The above photo was taken in our classroom during a Public Stargaze with a guest lecturer, Les Johnson, of NASA/MSFC.
Enjoy TAO in another Language
(we have a big planet):
ORION is a local science and engineering oriented group that supports astronomy public events, field trips and lectures on current related topics. Group activities are centered in Oak Ridge and at TAO. Orion members support the Tamke Allan Observatory family nights on the first and second Saturday of each month. Monthly meetings are held at the Oak Ridge Historic Grove Theater on third Wednesday evenings at 1900 h (7:00 PM).
Astronomers from the Oak Ridge Isochronous Observation Network (ORION) and Knoxville Observers participate in these events.. TAO serves as the center for astronomy classes, optical astronomy and radio astronomy observing as well as and public stargazes on the first and third Saturdays of each month.
To subscribe to ORION news items, send an email to
Joey models the Starman shirt from TAOAS (TAO Astronomical Society).
TAO Pleiades Cluster Status
Radio Astronomy is one focus of our TAO activities. Here is an image of a poster showing how we are using the Itty Bitty Telescope (IBT) as part of the SARA-NRAO Radio Navigator's Group (click for full size, and we are happy to share the poster).
TAO astronomy students visited UT and built a scintillation detector containing several plastic scintillators and 4 photomultipliers. The complete cosmic ray detection system is now in place and TAO is part of the TEnnessee Cosmic ray Observatory Project (TECOP).
Don't Miss the August 20
(Juno Spacecraft Update)
Radio Astronomy Lecture
Find the Observatory
Some notable events of August, 2016
Comfortable August nights seem to be tailor-made for backyard astronomers (from ORION). Warm evenings throughout August are great opportunities to get the whole family outside for summer stargazing fun with a telescope or a pair of binoculars.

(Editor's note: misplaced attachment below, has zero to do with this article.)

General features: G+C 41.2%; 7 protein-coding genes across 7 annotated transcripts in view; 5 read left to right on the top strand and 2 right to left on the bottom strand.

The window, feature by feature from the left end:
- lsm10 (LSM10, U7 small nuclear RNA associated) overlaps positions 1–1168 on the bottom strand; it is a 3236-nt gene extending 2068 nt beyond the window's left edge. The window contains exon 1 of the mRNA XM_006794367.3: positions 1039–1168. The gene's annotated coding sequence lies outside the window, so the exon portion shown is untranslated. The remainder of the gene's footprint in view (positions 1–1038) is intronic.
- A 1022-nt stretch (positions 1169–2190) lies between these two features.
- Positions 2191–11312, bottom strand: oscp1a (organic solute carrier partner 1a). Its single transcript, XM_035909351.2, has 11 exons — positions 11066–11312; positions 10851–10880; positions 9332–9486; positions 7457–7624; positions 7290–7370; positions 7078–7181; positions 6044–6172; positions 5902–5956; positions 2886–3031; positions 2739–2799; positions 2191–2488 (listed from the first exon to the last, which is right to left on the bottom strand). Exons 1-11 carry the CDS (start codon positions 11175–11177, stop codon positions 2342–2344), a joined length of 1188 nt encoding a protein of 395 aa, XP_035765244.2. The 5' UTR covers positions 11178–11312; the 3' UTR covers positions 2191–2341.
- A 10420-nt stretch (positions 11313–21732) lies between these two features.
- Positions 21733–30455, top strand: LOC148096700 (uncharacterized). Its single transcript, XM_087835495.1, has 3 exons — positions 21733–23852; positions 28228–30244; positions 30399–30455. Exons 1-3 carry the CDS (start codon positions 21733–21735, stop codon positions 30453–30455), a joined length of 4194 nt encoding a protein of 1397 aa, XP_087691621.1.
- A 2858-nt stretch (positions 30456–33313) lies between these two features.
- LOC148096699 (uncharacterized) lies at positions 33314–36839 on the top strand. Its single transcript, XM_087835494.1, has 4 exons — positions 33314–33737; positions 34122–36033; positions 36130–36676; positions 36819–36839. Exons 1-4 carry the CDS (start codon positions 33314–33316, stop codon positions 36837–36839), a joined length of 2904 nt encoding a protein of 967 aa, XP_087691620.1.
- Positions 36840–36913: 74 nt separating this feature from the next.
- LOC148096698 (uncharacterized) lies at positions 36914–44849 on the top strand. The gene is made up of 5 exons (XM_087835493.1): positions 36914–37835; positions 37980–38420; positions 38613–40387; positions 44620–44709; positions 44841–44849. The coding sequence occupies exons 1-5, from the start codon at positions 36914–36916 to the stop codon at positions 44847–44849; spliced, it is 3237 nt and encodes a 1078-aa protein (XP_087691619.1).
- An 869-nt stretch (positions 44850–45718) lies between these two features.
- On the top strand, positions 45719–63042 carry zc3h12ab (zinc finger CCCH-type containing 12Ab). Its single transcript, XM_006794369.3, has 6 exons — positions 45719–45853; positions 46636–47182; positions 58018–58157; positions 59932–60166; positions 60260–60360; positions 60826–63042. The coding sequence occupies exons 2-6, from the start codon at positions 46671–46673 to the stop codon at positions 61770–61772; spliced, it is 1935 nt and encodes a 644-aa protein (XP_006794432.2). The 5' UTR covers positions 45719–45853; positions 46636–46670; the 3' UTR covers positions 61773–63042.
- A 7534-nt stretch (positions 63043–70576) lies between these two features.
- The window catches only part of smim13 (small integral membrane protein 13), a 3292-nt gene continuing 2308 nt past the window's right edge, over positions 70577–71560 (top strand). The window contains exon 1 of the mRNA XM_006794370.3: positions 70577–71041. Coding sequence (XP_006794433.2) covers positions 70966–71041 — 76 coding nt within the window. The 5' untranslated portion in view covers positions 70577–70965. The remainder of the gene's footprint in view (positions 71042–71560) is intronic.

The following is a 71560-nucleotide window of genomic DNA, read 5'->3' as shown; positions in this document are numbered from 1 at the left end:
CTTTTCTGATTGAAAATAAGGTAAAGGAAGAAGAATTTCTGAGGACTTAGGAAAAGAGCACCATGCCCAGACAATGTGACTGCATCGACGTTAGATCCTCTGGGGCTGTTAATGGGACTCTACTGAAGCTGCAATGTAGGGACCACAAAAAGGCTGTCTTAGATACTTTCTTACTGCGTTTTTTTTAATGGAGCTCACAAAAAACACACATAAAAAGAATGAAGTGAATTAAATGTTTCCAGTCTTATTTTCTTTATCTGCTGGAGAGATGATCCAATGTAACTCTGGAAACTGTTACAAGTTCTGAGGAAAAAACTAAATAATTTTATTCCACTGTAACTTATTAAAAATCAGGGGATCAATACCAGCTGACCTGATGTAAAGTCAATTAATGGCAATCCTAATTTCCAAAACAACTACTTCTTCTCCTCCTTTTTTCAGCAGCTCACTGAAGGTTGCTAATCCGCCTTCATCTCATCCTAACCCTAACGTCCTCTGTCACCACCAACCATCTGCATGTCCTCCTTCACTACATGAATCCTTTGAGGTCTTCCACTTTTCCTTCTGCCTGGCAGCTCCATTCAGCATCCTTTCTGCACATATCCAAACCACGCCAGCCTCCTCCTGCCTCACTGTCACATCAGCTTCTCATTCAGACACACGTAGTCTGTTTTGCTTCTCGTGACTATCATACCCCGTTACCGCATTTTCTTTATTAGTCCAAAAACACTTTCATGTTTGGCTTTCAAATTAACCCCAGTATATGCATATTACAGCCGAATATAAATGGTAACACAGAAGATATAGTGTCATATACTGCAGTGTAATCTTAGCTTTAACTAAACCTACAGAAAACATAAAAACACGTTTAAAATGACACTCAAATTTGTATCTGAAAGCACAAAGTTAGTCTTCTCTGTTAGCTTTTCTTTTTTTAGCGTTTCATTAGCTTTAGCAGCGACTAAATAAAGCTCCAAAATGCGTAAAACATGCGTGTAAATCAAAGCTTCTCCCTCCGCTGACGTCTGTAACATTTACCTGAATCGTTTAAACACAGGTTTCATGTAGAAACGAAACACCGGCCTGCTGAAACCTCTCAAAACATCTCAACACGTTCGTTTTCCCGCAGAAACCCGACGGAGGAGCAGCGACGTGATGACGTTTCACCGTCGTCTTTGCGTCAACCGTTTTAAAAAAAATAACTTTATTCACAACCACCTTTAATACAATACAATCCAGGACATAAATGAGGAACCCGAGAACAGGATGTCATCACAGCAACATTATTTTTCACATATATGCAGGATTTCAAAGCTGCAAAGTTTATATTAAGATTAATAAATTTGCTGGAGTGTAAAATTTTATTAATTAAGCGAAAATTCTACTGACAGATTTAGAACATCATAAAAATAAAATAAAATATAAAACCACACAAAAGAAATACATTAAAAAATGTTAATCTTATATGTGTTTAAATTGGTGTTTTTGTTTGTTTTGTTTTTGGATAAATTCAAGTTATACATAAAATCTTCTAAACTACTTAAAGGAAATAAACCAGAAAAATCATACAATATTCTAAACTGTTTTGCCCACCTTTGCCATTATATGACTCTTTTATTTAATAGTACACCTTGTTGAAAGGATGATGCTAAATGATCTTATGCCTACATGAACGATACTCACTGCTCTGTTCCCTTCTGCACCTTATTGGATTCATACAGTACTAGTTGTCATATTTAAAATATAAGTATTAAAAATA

Say "See You Later" to Saturn and Mars August will be the last month of the year to get a good view of Saturn through a telescope. At the beginning of the month, Saturn and Mars will both be well above the horizon in the south-southwest as the sky gets dark, so the "seeing" should be acceptable for good telescopic views. Don't forget a high-power eyepiece! By the end of the August, the planets will only be about 10 degrees above the horizon at twilight's end. On the 23rd and 24th at dusk, the two planets form a picturesque vertical alignment with the bright star Antares in the constellation Scorpius.
Here's a photo of our STEM teacher's group, learning "From Earth to the Stars with STEM" on Dec. 8:
All those little red markers above show clumps of recent Internet connections to TAO. You can use the mouse wheel to enlarge the map.
Save Roane Starry Skies is in its ninth year! Founded Nov. 4, 2007
or if you have a comment or questions
Dark skies on a night in December revealed Aurora from TAO (note our weather station). Photo by Astronomy class student Robert Quinn.
The following sunset photo was taken on Astronomy Day, May 7, 2006.
Sometimes our POD actually glows. The source of the light is something that visitors are encouraged to discover.
Here are photos from Heather Fries showing the sunset, and some of our visitors.
This (below) is an earlier photo of (multiple science fair award winner) Katie Sloop, together with the visiting Dinkins family, learning radio astronomy at TAO.